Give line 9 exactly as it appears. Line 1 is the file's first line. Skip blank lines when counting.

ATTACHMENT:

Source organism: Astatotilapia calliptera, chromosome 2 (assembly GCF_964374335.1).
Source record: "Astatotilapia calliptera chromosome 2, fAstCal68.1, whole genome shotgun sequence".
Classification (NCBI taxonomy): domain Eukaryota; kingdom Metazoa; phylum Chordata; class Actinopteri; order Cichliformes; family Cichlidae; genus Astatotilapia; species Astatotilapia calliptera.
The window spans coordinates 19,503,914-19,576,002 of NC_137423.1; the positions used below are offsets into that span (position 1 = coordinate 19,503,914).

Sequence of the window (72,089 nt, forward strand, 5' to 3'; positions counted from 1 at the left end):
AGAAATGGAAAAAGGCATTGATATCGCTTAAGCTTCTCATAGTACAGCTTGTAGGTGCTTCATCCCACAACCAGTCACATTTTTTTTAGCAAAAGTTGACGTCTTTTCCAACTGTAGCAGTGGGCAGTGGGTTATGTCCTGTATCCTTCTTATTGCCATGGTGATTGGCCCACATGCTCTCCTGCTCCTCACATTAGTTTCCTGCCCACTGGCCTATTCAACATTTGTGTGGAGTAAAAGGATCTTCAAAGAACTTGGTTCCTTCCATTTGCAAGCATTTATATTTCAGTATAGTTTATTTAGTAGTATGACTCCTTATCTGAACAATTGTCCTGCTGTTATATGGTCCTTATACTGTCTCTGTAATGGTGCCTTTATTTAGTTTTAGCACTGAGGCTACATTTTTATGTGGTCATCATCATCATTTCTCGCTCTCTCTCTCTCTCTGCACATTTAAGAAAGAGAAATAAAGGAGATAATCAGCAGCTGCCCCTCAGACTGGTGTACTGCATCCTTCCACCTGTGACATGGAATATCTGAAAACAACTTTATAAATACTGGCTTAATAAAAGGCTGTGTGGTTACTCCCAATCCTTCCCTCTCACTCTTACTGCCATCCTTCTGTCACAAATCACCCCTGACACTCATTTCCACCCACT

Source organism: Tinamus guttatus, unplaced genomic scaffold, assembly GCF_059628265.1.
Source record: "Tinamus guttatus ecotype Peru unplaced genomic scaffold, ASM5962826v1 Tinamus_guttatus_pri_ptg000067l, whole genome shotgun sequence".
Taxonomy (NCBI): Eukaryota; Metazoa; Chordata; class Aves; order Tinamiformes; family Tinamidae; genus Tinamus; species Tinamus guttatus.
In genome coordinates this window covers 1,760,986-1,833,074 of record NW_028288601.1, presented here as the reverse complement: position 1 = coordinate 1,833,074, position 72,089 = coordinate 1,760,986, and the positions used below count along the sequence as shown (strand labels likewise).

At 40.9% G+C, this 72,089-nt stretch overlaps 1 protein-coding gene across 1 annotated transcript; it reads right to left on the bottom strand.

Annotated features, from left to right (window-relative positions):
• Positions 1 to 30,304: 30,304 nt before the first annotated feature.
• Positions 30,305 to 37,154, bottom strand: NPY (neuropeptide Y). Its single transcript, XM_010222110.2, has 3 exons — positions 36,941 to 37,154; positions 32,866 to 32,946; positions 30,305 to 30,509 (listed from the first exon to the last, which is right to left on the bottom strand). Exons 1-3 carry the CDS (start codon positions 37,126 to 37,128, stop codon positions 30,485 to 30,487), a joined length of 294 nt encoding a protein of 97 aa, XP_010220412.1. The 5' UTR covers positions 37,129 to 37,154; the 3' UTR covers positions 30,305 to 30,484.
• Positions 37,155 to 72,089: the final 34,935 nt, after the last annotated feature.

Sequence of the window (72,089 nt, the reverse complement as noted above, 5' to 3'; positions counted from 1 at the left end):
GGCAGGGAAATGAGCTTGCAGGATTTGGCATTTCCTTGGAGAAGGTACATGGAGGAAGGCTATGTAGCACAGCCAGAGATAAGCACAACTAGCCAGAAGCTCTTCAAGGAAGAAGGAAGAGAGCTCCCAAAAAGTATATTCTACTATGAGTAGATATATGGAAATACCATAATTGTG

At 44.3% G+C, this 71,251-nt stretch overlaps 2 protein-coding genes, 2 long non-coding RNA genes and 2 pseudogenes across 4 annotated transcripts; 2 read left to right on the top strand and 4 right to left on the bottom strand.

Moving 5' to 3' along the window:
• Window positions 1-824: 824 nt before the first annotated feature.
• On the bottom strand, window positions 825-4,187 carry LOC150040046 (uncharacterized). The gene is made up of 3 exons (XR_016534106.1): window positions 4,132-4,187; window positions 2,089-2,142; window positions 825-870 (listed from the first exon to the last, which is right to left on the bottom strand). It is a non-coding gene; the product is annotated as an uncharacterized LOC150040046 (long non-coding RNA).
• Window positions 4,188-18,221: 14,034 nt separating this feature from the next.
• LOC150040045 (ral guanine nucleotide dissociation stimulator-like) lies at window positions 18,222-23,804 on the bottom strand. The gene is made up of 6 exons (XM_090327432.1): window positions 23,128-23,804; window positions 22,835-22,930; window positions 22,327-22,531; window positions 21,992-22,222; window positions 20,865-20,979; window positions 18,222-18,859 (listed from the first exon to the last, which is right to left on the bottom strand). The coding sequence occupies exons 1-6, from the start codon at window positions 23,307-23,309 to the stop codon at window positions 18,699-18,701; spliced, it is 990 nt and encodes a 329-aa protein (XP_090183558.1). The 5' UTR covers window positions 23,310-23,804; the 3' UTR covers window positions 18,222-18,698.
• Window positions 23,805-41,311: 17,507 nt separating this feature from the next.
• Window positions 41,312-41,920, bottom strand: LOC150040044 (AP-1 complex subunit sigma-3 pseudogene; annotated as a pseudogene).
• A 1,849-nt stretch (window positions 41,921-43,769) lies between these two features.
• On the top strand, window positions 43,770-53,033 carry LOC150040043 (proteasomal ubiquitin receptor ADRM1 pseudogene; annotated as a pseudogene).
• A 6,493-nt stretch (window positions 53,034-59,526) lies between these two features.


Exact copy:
Taxonomy (NCBI): Eukaryota; Metazoa; Chordata; class Aves; order Tinamiformes; family Tinamidae; genus Tinamus; species Tinamus guttatus.